During high school, I was more or less out to lunch. This was Essex Aggie in the late 60’s and early 70’s. A former teacher there once described the place as the last stop kids made before dropping out of school. The legal drinking age in Massachusetts then had been lowered to eighteen, the illegal drinking age even lower. I took full advantage of both. The Aggie campus was loosey-goosey; and more than once we would jump into a friend’s car and spend our lunch money down at The Green Barrel, a nearby bar that served us no questions asked. When recess was over, we would return to school for the rest of the day – or not. Sometimes, we were just too tired.
When I finally graduated, the future was clouded by the fact that I had forgotten to apply to college. That’s only partly true; I really just didn’t want to go. I figured a job or the Army would be alternately more fun or give me some sense of direction in life. I was open to either. However, different opinions prevailed – especially the one expressed by my mother equating those survivor benefits to a roof over our heads. So I kept busy digging graves and mowing lawns for the local Cemetery Department. I also got into North Shore Community College Division of Continuing Education – night school, to study Law Enforcement.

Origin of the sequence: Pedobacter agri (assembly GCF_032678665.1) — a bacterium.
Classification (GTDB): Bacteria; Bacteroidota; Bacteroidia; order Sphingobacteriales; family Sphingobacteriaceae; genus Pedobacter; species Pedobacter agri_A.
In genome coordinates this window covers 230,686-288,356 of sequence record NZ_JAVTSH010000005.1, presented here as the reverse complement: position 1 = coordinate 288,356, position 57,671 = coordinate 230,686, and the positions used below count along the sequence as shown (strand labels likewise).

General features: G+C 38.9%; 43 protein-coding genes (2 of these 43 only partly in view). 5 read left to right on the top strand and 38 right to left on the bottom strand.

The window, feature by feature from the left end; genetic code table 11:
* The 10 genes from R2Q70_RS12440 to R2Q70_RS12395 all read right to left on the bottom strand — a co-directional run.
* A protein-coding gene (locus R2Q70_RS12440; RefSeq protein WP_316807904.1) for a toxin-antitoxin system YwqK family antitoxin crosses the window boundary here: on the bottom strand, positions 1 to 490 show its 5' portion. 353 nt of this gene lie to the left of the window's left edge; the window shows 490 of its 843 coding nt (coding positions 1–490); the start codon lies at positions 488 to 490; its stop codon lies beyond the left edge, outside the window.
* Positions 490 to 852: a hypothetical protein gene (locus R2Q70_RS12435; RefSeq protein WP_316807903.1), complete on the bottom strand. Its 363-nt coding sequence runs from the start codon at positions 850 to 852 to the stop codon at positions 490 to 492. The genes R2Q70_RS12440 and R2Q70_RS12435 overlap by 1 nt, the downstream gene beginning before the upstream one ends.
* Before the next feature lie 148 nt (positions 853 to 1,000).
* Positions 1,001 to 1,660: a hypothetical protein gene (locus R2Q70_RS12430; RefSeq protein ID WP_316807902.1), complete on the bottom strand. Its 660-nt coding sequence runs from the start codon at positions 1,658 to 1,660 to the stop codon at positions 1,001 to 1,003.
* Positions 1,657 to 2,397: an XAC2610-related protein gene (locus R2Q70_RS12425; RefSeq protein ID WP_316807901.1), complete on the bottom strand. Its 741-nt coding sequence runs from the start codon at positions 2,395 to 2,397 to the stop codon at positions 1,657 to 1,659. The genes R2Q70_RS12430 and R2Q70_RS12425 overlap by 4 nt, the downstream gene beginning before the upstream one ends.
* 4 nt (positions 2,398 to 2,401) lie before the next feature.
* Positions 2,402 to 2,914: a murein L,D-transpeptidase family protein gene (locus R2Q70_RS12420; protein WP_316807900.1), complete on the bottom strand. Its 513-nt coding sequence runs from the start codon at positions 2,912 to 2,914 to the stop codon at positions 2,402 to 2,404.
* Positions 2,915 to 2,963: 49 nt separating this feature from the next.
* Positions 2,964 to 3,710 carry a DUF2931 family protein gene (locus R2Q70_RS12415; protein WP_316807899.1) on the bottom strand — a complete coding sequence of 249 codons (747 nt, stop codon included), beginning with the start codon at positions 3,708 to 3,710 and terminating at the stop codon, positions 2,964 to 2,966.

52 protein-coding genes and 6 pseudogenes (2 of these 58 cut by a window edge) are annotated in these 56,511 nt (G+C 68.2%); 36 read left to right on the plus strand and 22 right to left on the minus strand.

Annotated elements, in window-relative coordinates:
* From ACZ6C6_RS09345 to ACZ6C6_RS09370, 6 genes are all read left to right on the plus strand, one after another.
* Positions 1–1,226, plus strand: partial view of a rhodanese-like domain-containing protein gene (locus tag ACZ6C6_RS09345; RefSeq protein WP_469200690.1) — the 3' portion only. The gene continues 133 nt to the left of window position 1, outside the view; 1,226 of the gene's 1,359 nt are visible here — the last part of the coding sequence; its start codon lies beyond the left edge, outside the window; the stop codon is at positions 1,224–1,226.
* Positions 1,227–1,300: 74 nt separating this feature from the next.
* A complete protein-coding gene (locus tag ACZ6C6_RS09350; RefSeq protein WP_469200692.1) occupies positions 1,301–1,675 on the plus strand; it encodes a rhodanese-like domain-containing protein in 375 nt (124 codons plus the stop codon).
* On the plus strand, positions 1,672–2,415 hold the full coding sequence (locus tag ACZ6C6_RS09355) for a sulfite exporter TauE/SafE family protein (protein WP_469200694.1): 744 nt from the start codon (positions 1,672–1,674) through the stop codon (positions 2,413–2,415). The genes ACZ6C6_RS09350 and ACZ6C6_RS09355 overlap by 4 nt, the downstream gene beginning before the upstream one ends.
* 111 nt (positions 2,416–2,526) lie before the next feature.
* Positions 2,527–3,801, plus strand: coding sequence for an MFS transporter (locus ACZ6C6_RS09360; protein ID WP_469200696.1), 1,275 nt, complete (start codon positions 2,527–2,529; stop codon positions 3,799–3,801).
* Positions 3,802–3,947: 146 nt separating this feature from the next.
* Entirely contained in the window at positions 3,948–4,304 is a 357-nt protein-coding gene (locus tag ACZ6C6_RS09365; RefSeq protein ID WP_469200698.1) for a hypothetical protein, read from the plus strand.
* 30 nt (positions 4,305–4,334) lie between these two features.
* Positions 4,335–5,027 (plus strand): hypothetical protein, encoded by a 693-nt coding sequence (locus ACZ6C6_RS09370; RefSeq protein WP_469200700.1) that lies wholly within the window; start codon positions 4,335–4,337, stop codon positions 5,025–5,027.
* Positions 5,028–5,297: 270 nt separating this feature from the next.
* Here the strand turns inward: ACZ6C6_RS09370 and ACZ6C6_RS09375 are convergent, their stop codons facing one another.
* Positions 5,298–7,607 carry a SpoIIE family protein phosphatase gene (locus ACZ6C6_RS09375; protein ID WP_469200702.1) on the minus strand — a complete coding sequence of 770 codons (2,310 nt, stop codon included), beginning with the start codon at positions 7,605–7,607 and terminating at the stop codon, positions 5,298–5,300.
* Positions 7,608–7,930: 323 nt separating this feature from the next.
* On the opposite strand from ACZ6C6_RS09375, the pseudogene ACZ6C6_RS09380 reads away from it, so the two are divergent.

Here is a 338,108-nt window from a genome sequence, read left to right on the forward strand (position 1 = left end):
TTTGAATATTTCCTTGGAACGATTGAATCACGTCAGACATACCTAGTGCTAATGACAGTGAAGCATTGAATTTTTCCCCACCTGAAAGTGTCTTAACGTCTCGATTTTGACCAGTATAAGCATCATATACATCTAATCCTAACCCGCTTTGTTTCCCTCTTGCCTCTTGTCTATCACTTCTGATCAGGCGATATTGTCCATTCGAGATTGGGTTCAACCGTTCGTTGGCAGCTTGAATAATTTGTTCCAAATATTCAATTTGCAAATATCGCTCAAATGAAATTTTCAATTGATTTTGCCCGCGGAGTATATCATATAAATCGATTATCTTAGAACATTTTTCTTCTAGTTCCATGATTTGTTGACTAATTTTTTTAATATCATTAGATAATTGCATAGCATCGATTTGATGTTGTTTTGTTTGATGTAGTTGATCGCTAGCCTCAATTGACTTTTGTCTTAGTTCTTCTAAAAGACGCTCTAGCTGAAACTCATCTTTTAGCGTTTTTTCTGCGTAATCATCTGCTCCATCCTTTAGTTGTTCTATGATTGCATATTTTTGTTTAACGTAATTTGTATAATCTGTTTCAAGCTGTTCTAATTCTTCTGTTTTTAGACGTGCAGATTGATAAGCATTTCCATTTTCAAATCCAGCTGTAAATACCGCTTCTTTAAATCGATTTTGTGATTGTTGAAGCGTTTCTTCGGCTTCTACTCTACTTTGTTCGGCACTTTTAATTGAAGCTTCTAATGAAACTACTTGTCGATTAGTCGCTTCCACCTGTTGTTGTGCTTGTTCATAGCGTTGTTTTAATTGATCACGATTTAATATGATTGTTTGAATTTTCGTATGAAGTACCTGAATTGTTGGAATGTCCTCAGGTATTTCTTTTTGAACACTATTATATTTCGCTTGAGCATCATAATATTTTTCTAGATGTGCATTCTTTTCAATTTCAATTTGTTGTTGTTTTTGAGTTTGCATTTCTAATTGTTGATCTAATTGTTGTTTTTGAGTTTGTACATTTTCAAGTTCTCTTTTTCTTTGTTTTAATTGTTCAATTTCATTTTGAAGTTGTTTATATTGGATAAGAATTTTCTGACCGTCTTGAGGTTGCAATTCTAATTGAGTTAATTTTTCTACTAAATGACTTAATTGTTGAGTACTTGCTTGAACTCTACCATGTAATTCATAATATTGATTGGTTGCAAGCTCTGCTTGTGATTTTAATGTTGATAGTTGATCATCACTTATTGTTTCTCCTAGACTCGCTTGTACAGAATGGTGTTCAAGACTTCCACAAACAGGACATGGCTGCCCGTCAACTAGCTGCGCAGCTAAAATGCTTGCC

North Shore’s main campus was the old, retro-fitted Beverly High School building on Essex Street. There were other rented spaces above pizza parlors and scattered locations in Gloucester and Lynn. I took five classes a week while working full-time during the day. The day job paid for the night school with a few nickels left over for some beers with Roger from Rockport at the old Barney’s on Cabot Street. I was one of the few young people in classes populated mostly by older cops studying to earn their Quinn Bill benefits. I got to know city cops, town cops and state troopers – all of them in search of a fifteen percent raise, and of course, enlightenment and knowledge.
I give full credit to North Shore for igniting the spark which eventually led me to read something more challenging than a comic book. There was a math teacher who was able to convey geometry in a way I could almost comprehend, lawyers who understood the Constitution and English instructors who encouraged writing. There was also a cute little Italian girl from Beverly with big brown eyes who was my lab partner in Zoology. We dissected a fetal pig together on Friday nights and decided we liked each other. This deserves a story of its own and perhaps I’ll tell it sometime…….. But there was something about her.